“Why He Was Unknown Is A Mystery”: Remembering One Gay Man Who Sued For The Right To Work
In the 1970s, Faygele ben Miriam returned from serving overseas in the Army during the Vietnam war, and he settled in Seattle, Washington. Born John Singer, he changed his name to Faygele – meaning “little bird’ in Yiddish – to reclaim its derogatory use for “effeminate gay men.” And to honor his mother, he added “ben Miriam,” literally meaning “Little Bird, son of Miriam.”
Faygele was an explosive character, and he often challenged his friends and colleagues to think of freedom in everything from how they dressed to who they stood up for, and at what cost. He was willing to put everything on the line – even his own safety – if it meant making the world a better place to live. And he earned the trust of his peers for taking bold, direct action. In 1971, Faygele applied for a marriage license with his friend and lover, Paul Barwick, an act that was unthinkable at the time.
Being so open, he was known for often wearing dresses in public because he was unafraid to proclaim his sexuality, no matter what room he was in. And in 1974, his frankness set the stage for a discrimination lawsuit with the Equal Employment Opportunity Commission (EEOC), when they unjustly fired him for his sexuality.
Ronni Gilboa and Patrick Haggerty at their StoryCorps interview in Bremerton, Washington on August 13, 2022. By Bella Gonzalez for StoryCorps.
Faygele died in 2000, at the age of 55. And recently, Faygele’s friends, Patrick Haggerty and Ronni Gilboa, came to StoryCorps to remember the man who left an indelible mark on their lives.
Top Photo: Faygele ben Miriam at his last Seder before his death in 2000. Courtesy of the University of Washington Library, Geoff Manasse special collection.
This broadcast is supported in part by the Corporation for Public Broadcasting, a private corporation funded by the American people, and the National Endowment for the Arts.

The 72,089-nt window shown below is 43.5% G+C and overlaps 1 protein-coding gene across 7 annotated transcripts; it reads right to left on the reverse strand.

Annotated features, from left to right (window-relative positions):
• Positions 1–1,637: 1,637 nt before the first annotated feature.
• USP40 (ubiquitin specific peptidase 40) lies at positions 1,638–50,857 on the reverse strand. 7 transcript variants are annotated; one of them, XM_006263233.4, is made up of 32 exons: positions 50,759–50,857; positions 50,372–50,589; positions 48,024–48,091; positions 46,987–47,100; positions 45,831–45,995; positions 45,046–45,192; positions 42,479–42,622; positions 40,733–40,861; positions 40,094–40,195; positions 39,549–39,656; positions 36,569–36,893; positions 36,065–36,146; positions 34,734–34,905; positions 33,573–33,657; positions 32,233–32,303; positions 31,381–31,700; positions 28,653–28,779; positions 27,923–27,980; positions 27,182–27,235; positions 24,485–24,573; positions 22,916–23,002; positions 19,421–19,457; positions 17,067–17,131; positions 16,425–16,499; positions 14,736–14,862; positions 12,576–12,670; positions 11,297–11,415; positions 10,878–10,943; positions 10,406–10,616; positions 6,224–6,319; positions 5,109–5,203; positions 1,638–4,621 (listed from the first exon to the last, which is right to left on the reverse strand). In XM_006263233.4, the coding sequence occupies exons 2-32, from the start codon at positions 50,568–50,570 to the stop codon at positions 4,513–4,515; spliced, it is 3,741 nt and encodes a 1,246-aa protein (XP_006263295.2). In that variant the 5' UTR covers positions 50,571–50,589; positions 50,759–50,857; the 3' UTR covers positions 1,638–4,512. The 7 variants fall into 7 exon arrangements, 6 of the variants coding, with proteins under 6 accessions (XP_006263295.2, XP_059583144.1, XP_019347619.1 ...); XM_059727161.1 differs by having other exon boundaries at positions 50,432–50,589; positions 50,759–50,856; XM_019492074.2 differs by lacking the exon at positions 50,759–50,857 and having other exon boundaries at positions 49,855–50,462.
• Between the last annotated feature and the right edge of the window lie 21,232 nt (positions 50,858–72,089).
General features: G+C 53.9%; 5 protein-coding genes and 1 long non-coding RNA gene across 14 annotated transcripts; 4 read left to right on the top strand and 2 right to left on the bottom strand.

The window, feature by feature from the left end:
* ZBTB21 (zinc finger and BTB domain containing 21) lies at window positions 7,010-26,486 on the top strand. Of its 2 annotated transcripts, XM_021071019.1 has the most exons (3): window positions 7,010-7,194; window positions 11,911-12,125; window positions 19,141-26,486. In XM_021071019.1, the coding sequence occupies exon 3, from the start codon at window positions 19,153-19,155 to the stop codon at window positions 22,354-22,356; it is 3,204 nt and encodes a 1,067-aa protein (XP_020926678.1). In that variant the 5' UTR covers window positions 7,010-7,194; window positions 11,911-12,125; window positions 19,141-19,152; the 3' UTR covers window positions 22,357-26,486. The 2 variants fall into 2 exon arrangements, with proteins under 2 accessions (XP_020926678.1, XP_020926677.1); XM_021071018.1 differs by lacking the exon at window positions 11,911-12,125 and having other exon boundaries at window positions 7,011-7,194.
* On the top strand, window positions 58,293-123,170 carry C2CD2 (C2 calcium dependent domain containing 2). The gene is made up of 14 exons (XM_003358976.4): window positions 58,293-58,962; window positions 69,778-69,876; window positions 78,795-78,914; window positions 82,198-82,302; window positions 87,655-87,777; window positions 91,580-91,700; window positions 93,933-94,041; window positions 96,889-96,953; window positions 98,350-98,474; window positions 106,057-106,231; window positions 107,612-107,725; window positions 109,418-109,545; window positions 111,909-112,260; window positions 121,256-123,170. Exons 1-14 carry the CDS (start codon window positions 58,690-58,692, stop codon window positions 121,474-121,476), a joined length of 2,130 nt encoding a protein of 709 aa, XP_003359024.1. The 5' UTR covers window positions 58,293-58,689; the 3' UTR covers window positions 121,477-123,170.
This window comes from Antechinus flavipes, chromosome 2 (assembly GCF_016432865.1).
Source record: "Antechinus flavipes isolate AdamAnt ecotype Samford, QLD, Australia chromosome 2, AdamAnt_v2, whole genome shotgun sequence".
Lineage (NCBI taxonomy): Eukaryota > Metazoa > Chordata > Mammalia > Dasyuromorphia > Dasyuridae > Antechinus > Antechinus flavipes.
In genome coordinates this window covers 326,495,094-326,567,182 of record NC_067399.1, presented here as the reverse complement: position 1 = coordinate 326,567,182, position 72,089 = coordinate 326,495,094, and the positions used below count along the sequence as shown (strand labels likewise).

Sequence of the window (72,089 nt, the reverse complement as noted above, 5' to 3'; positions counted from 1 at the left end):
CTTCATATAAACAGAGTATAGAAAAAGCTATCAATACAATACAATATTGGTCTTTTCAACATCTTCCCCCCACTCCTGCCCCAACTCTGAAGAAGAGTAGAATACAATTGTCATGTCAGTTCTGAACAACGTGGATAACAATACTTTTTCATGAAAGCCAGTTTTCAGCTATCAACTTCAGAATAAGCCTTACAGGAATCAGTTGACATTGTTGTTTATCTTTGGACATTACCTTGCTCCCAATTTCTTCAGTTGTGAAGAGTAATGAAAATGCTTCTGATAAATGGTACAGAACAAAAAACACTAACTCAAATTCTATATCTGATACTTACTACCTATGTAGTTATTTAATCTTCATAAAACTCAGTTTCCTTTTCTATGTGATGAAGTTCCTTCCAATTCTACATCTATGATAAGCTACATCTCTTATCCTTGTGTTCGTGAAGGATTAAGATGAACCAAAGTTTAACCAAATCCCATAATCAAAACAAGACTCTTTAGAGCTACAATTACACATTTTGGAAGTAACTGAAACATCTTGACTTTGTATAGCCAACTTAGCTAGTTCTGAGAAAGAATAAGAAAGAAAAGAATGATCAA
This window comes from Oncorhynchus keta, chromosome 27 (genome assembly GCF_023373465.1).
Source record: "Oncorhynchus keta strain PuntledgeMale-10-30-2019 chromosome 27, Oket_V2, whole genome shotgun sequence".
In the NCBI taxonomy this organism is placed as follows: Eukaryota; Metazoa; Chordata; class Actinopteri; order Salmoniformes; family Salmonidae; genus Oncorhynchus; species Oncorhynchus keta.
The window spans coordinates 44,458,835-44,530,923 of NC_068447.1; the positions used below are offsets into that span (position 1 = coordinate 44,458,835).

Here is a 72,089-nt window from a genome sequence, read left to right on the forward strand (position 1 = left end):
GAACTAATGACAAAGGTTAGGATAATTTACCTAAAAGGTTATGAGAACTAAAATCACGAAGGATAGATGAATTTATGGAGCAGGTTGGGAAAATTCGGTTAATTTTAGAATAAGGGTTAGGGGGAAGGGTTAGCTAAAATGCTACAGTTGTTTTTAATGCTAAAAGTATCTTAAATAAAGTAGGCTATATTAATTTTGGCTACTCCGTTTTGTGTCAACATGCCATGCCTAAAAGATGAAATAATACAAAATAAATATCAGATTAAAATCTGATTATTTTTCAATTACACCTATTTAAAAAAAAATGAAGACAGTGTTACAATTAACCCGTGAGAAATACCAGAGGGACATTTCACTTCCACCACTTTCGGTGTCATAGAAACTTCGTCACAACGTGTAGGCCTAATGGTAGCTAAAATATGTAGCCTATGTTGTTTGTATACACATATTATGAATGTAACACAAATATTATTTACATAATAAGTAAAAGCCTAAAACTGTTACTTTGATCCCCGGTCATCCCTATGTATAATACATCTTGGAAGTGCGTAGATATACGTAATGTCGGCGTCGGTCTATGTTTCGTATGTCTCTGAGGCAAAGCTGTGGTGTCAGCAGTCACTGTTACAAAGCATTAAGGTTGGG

Originally aired September 16, 2022, on NPR’s Morning Edition.
Even Though He Wasn’t A “Tough Guy,” This Purple Heart Vet Made His Mark In Vietnam
As a child, Richard Hoy dreamed of becoming a hero, like the ones he saw in Hollywood movies. Growing up sheltered from the outside world, he wanted a life of adventure. So when he was 18 years old, he enlisted in the U.S. Army.
By 19, he was serving as a medic in Vietnam, and what he encountered in the field challenged his notion of being a “hero.”
Richard Hoy (left) at his new assignment after recovering from a gunshot wound to his abdomen, and a concussion by a grenade. He is applying a fresh dressing on a patient shot with an AK-47. Circa 1971, Fort Ord Hospital, CA. Courtesy of Richard Hoy.
One day, his unit surrounded a village in Vietnam, and Richard remembers seeing a North Vietnamese soldier staring at him 50 feet away. Presented with the opportunity to shoot, he didn’t. He questioned if he was cut out for war.
Five decades later, he came to StoryCorps with his daughter, Angel Hoy, to share how being a medic on the front lines of war shaped him.
Originally aired March 5 on NPR’s Weekend Edition Saturday.
Top Photo: Richard and Angel Hoy in Seattle, WA on Feb. 22, 2022. Courtesy of Richard Hoy.
This interview was recorded in partnership with KUOW as part of StoryCorps’ Military Voices Initiative.